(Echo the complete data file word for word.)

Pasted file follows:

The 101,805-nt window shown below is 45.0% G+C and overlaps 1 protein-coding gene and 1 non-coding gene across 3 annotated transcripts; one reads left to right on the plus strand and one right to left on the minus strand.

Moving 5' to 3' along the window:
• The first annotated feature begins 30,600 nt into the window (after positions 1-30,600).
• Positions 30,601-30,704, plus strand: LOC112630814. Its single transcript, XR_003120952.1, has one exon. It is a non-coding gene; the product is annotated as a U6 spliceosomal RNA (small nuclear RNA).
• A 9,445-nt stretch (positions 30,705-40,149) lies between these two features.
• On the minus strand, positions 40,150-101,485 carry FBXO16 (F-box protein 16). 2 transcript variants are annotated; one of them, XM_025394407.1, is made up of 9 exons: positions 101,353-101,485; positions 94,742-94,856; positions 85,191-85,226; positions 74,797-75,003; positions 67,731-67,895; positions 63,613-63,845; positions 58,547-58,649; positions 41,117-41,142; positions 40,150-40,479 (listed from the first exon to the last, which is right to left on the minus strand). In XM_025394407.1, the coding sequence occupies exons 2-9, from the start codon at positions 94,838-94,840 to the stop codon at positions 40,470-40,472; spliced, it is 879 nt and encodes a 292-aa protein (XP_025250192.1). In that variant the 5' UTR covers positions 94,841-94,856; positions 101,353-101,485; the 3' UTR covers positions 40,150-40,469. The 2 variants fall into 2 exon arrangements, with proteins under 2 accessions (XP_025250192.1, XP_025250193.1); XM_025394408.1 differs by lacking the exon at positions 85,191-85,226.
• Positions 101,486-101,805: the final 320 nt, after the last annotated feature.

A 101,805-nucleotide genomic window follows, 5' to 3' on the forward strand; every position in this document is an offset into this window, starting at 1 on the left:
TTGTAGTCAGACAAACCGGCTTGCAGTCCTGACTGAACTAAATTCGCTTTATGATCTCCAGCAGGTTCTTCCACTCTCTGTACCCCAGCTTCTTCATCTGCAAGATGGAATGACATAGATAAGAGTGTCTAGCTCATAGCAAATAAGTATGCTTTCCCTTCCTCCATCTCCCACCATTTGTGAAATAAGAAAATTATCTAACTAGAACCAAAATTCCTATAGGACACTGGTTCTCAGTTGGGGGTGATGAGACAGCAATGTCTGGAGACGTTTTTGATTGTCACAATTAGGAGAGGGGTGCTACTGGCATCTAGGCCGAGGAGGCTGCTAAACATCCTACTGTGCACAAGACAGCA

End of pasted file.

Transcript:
The 101,805-nt window shown below is 45.0% G+C and overlaps 1 protein-coding gene and 1 non-coding gene across 3 annotated transcripts; one reads left to right on the plus strand and one right to left on the minus strand.

Moving 5' to 3' along the window:
• The first annotated feature begins 30,600 nt into the window (after positions 1-30,600).
• Positions 30,601-30,704, plus strand: LOC112630814. Its single transcript, XR_003120952.1, has one exon. It is a non-coding gene; the product is annotated as a U6 spliceosomal RNA (small nuclear RNA).
• A 9,445-nt stretch (positions 30,705-40,149) lies between these two features.
• On the minus strand, positions 40,150-101,485 carry FBXO16 (F-box protein 16). 2 transcript variants are annotated; one of them, XM_025394407.1, is made up of 9 exons: positions 101,353-101,485; positions 94,742-94,856; positions 85,191-85,226; positions 74,797-75,003; positions 67,731-67,895; positions 63,613-63,845; positions 58,547-58,649; positions 41,117-41,142; positions 40,150-40,479 (listed from the first exon to the last, which is right to left on the minus strand). In XM_025394407.1, the coding sequence occupies exons 2-9, from the start codon at positions 94,838-94,840 to the stop codon at positions 40,470-40,472; spliced, it is 879 nt and encodes a 292-aa protein (XP_025250192.1). In that variant the 5' UTR covers positions 94,841-94,856; positions 101,353-101,485; the 3' UTR covers positions 40,150-40,469. The 2 variants fall into 2 exon arrangements, with proteins under 2 accessions (XP_025250192.1, XP_025250193.1); XM_025394408.1 differs by lacking the exon at positions 85,191-85,226.
• Positions 101,486-101,805: the final 320 nt, after the last annotated feature.

A 101,805-nucleotide genomic window follows, 5' to 3' on the forward strand; every position in this document is an offset into this window, starting at 1 on the left:
TTGTAGTCAGACAAACCGGCTTGCAGTCCTGACTGAACTAAATTCGCTTTATGATCTCCAGCAGGTTCTTCCACTCTCTGTACCCCAGCTTCTTCATCTGCAAGATGGAATGACATAGATAAGAGTGTCTAGCTCATAGCAAATAAGTATGCTTTCCCTTCCTCCATCTCCCACCATTTGTGAAATAAGAAAATTATCTAACTAGAACCAAAATTCCTATAGGACACTGGTTCTCAGTTGGGGGTGATGAGACAGCAATGTCTGGAGACGTTTTTGATTGTCACAATTAGGAGAGGGGTGCTACTGGCATCTAGGCCGAGGAGGCTGCTAAACATCCTACTGTGCACAAGACAGCA